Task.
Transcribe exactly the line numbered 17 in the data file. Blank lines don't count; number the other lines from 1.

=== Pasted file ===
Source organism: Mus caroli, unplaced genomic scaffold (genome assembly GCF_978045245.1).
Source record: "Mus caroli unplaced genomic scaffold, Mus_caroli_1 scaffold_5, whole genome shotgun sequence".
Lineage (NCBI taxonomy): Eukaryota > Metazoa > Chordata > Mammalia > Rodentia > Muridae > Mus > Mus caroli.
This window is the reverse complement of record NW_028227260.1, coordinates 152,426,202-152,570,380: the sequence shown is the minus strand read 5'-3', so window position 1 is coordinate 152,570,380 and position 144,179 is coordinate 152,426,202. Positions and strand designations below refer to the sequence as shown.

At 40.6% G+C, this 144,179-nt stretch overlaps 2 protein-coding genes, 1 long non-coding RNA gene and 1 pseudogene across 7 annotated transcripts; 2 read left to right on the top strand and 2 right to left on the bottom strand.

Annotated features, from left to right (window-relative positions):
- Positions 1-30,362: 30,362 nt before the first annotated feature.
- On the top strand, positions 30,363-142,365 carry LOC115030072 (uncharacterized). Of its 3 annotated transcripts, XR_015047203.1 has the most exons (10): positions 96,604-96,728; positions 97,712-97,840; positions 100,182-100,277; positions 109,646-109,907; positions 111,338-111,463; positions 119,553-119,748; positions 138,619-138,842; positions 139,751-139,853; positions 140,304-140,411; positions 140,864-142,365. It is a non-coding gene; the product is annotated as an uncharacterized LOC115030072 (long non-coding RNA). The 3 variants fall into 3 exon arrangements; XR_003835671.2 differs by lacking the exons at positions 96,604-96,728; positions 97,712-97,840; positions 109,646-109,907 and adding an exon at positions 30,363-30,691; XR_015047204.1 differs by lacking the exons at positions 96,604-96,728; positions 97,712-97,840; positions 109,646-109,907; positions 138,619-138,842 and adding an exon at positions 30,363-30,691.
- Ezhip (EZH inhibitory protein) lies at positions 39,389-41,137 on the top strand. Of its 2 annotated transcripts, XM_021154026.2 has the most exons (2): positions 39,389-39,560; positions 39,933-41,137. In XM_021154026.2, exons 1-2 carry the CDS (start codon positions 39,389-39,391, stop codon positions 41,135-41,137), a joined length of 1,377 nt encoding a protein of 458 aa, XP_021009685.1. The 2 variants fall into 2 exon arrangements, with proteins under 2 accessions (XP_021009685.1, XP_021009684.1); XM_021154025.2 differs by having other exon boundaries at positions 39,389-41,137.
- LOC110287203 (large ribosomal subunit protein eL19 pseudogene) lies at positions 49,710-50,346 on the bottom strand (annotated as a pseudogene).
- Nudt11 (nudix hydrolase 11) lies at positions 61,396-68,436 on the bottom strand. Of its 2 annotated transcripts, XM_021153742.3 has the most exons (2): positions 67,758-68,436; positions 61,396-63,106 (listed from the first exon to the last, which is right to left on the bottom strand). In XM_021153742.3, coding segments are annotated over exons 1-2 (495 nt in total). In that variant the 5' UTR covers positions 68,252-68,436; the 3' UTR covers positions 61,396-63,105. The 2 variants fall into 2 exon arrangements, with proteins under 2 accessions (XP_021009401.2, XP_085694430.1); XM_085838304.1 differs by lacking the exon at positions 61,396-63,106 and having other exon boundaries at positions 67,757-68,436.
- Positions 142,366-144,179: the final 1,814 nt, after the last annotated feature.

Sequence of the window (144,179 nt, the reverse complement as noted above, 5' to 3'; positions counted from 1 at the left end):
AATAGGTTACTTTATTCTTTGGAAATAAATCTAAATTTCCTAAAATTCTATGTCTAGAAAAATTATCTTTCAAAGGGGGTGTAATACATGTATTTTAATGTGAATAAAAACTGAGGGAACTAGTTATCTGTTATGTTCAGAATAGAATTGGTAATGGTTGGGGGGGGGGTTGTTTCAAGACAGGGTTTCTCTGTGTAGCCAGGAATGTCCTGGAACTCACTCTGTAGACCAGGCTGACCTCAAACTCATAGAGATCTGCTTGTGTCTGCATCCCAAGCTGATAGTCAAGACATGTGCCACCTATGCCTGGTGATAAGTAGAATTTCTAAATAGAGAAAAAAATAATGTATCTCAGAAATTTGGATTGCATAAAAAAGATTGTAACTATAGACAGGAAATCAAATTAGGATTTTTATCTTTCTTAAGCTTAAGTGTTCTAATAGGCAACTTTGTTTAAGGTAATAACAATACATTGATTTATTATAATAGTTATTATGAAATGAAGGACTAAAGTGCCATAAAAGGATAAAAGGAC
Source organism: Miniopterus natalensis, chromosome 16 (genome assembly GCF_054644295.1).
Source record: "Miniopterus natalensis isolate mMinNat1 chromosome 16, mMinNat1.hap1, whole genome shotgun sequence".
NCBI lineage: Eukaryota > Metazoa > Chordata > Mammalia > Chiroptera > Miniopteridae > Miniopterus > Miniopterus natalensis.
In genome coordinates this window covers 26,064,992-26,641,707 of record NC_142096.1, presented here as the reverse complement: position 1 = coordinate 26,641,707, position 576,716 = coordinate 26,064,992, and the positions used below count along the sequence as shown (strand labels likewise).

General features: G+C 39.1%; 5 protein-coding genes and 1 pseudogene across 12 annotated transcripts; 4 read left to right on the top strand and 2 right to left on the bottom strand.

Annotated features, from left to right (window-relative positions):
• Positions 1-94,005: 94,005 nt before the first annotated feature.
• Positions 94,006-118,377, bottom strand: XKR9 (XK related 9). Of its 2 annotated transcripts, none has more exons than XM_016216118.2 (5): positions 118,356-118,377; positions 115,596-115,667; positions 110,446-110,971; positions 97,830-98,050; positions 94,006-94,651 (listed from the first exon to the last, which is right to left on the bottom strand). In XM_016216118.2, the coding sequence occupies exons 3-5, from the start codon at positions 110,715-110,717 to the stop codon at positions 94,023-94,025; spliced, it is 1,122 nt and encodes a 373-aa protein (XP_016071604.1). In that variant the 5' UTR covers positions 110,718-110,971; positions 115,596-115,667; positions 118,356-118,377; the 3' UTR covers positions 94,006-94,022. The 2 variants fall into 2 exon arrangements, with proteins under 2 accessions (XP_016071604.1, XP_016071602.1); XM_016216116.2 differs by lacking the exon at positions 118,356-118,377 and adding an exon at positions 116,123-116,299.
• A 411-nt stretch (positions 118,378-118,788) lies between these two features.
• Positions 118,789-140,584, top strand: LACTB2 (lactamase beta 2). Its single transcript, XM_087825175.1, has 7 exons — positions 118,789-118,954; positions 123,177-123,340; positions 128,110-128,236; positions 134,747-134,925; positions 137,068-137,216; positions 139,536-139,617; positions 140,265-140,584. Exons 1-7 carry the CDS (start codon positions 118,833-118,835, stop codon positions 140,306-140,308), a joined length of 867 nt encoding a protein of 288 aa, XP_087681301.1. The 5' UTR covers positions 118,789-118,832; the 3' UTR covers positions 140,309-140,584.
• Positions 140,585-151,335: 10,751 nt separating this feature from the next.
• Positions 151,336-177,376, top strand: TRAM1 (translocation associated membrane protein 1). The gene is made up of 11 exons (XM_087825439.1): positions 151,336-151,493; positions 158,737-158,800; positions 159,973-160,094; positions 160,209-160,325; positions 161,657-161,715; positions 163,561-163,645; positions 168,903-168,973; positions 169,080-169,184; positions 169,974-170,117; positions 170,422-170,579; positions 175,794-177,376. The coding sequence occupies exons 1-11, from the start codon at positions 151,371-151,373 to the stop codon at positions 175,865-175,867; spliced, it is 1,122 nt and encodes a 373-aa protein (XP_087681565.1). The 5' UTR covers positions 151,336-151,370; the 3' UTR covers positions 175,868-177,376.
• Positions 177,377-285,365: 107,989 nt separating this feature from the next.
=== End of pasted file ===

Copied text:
NCBI lineage: Eukaryota > Metazoa > Chordata > Mammalia > Chiroptera > Miniopteridae > Miniopterus > Miniopterus natalensis.